GSK to get $1.25 bln to settle HIV drug patent row with Gilead

HIV medicines developed by ViiV, in which Pfizer (PFE.N) and Japan’s Shionogi (4507.T) also hold small stakes, are a major part of GSK’s plan to support its lagging pharmaceuticals business as it readies to spin off its consumer healthcare arm.

A view shows GlaxoSmithKline headquarters in London, Britain, January 17, 2022. REUTERS/Hannah McKay

The payment is expected to be made in the first quarter this year, London-listed GSK said. Gilead will also pay a 3% royalty until 2027 on sales of Biktarvy and on future U.S. sales of any product containing its main component.

The settlement weighed on Gilead’s fourth-quarter results on Tuesday as its profit missed market expectations. read more

Shares of GSK were up 0.7% at 1,656p by 0821 GMT on Wednesday, while Gilead closed down 3.6% on Tuesday.

Gilead’s Biktarvy, which combines three HIV medicines in a single daily tablet, poses the biggest competitive challenge for GSK’s ViiV and is one of Gilead’s top selling treatments, bringing in sales of $7.05 billion in 2021 from the U.S. market.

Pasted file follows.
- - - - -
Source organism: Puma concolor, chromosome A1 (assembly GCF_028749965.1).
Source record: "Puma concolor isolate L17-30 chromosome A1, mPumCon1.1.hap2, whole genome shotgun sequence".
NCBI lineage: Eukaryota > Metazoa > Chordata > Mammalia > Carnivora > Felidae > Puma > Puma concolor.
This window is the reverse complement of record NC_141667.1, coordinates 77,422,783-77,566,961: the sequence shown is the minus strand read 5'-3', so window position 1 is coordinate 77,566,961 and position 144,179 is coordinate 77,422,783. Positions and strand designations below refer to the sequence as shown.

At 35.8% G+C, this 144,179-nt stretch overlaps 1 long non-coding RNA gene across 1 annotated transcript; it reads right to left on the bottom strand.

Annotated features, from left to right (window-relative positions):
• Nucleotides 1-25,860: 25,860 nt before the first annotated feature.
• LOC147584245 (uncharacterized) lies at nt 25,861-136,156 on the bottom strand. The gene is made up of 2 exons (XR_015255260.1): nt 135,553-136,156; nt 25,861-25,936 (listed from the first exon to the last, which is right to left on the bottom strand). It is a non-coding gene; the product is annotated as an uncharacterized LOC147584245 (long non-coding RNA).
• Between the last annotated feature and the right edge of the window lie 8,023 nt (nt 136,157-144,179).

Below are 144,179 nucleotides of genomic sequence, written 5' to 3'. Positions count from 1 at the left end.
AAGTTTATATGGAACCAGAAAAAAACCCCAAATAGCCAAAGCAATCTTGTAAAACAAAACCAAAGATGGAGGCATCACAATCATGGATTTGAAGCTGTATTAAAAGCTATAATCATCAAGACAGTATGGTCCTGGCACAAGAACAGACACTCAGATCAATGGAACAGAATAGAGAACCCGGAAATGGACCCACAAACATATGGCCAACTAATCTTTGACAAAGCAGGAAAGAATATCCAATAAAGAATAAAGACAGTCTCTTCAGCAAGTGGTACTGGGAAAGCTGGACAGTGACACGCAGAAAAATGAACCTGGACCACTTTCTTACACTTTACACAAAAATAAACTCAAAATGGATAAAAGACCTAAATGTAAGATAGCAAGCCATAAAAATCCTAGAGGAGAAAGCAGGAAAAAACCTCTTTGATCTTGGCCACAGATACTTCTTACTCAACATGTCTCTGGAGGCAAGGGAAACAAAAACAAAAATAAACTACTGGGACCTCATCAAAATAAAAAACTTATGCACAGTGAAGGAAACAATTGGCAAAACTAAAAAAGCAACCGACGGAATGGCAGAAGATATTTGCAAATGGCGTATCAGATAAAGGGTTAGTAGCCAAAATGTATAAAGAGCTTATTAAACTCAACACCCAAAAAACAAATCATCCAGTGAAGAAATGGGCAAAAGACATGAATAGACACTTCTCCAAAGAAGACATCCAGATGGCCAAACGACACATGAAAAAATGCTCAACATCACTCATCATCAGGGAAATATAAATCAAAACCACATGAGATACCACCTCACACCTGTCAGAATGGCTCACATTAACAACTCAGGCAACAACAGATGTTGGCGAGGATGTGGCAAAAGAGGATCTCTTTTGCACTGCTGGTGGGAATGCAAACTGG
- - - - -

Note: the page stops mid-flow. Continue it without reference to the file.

Cumulative U.S. sales of Biktarvy until 2027 are estimated to be about $50 billion, Jefferies analysts said, adding that royalties worth roughly 1.5 billion pounds ($2 billion) can be expected for ViiV overall.

While Gilead is the leading supplier of HIV treatments, GSK has been working on challenging its dominance by focusing on longer-lasting treatments, like the two-drug regimen Dovato, to bring down the numbers of medicines patients have to take.

On Tuesday, U.S. regulators expanded the use of ViiV’s Cabenuva injection, taken once every two months, to include virologically suppressed adults with HIV without prior treatment failure or resistance to cabotegravir or rilpivirine.

($1 = 0.7390 pounds)

Reporting by Pushkala Aripaka and Jahnavi Nidumolu in Bengaluru and Ludwig Burger in Frankfurt; Editing by Krishna Chandra Eluri and Arun Koyyur

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